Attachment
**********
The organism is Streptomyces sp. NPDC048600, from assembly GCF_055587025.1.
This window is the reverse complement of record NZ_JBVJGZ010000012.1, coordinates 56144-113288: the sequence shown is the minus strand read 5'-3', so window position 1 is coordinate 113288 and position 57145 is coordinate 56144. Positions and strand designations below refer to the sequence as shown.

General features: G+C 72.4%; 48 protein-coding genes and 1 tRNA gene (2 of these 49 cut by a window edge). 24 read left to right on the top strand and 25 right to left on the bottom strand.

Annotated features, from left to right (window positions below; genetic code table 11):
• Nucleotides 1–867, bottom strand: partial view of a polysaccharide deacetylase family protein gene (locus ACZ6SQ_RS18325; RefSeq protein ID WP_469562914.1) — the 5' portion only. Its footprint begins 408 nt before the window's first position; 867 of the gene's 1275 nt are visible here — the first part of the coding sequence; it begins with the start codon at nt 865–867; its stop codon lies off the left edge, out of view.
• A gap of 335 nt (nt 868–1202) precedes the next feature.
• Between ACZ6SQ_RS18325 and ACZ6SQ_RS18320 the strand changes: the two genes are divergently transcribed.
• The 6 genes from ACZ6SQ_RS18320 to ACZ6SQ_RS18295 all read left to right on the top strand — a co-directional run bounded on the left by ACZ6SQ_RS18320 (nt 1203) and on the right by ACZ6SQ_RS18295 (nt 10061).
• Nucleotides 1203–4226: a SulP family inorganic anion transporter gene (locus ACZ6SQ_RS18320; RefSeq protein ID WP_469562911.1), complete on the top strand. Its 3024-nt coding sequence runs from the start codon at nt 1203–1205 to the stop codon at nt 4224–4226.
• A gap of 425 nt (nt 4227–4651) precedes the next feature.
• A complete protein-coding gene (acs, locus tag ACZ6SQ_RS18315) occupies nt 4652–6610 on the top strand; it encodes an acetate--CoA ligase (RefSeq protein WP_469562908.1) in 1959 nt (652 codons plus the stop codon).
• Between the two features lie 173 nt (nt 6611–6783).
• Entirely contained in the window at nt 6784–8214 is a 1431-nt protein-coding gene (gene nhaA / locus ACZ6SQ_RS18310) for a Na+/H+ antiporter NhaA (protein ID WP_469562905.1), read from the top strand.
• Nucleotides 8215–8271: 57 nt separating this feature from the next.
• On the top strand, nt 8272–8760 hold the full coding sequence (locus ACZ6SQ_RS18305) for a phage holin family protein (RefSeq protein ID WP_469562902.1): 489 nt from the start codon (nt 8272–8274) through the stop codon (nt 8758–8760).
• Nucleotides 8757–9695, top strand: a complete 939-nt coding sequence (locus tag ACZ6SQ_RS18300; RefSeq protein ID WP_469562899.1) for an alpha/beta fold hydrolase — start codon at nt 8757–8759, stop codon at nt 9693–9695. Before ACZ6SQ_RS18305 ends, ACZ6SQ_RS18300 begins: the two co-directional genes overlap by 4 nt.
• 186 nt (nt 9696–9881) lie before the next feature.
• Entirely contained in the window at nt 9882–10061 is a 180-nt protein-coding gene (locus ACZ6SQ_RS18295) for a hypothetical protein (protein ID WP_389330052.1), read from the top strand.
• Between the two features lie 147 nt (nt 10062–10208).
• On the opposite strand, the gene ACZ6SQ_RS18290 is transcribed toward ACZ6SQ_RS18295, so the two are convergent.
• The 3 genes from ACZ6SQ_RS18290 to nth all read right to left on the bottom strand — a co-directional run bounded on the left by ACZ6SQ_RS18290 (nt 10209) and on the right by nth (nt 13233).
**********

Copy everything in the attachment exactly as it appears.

The organism is Streptomyces sp. NPDC048600, from assembly GCF_055587025.1.
This window is the reverse complement of record NZ_JBVJGZ010000012.1, coordinates 56144-113288: the sequence shown is the minus strand read 5'-3', so window position 1 is coordinate 113288 and position 57145 is coordinate 56144. Positions and strand designations below refer to the sequence as shown.

General features: G+C 72.4%; 48 protein-coding genes and 1 tRNA gene (2 of these 49 cut by a window edge). 24 read left to right on the top strand and 25 right to left on the bottom strand.

Annotated features, from left to right (window positions below; genetic code table 11):
• Nucleotides 1–867, bottom strand: partial view of a polysaccharide deacetylase family protein gene (locus ACZ6SQ_RS18325; RefSeq protein ID WP_469562914.1) — the 5' portion only. Its footprint begins 408 nt before the window's first position; 867 of the gene's 1275 nt are visible here — the first part of the coding sequence; it begins with the start codon at nt 865–867; its stop codon lies off the left edge, out of view.
• A gap of 335 nt (nt 868–1202) precedes the next feature.
• Between ACZ6SQ_RS18325 and ACZ6SQ_RS18320 the strand changes: the two genes are divergently transcribed.
• The 6 genes from ACZ6SQ_RS18320 to ACZ6SQ_RS18295 all read left to right on the top strand — a co-directional run bounded on the left by ACZ6SQ_RS18320 (nt 1203) and on the right by ACZ6SQ_RS18295 (nt 10061).
• Nucleotides 1203–4226: a SulP family inorganic anion transporter gene (locus ACZ6SQ_RS18320; RefSeq protein ID WP_469562911.1), complete on the top strand. Its 3024-nt coding sequence runs from the start codon at nt 1203–1205 to the stop codon at nt 4224–4226.
• A gap of 425 nt (nt 4227–4651) precedes the next feature.
• A complete protein-coding gene (acs, locus tag ACZ6SQ_RS18315) occupies nt 4652–6610 on the top strand; it encodes an acetate--CoA ligase (RefSeq protein WP_469562908.1) in 1959 nt (652 codons plus the stop codon).
• Between the two features lie 173 nt (nt 6611–6783).
• Entirely contained in the window at nt 6784–8214 is a 1431-nt protein-coding gene (gene nhaA / locus ACZ6SQ_RS18310) for a Na+/H+ antiporter NhaA (protein ID WP_469562905.1), read from the top strand.
• Nucleotides 8215–8271: 57 nt separating this feature from the next.
• On the top strand, nt 8272–8760 hold the full coding sequence (locus ACZ6SQ_RS18305) for a phage holin family protein (RefSeq protein ID WP_469562902.1): 489 nt from the start codon (nt 8272–8274) through the stop codon (nt 8758–8760).
• Nucleotides 8757–9695, top strand: a complete 939-nt coding sequence (locus tag ACZ6SQ_RS18300; RefSeq protein ID WP_469562899.1) for an alpha/beta fold hydrolase — start codon at nt 8757–8759, stop codon at nt 9693–9695. Before ACZ6SQ_RS18305 ends, ACZ6SQ_RS18300 begins: the two co-directional genes overlap by 4 nt.
• 186 nt (nt 9696–9881) lie before the next feature.
• Entirely contained in the window at nt 9882–10061 is a 180-nt protein-coding gene (locus ACZ6SQ_RS18295) for a hypothetical protein (protein ID WP_389330052.1), read from the top strand.
• Between the two features lie 147 nt (nt 10062–10208).
• On the opposite strand, the gene ACZ6SQ_RS18290 is transcribed toward ACZ6SQ_RS18295, so the two are convergent.
• The 3 genes from ACZ6SQ_RS18290 to nth all read right to left on the bottom strand — a co-directional run bounded on the left by ACZ6SQ_RS18290 (nt 10209) and on the right by nth (nt 13233).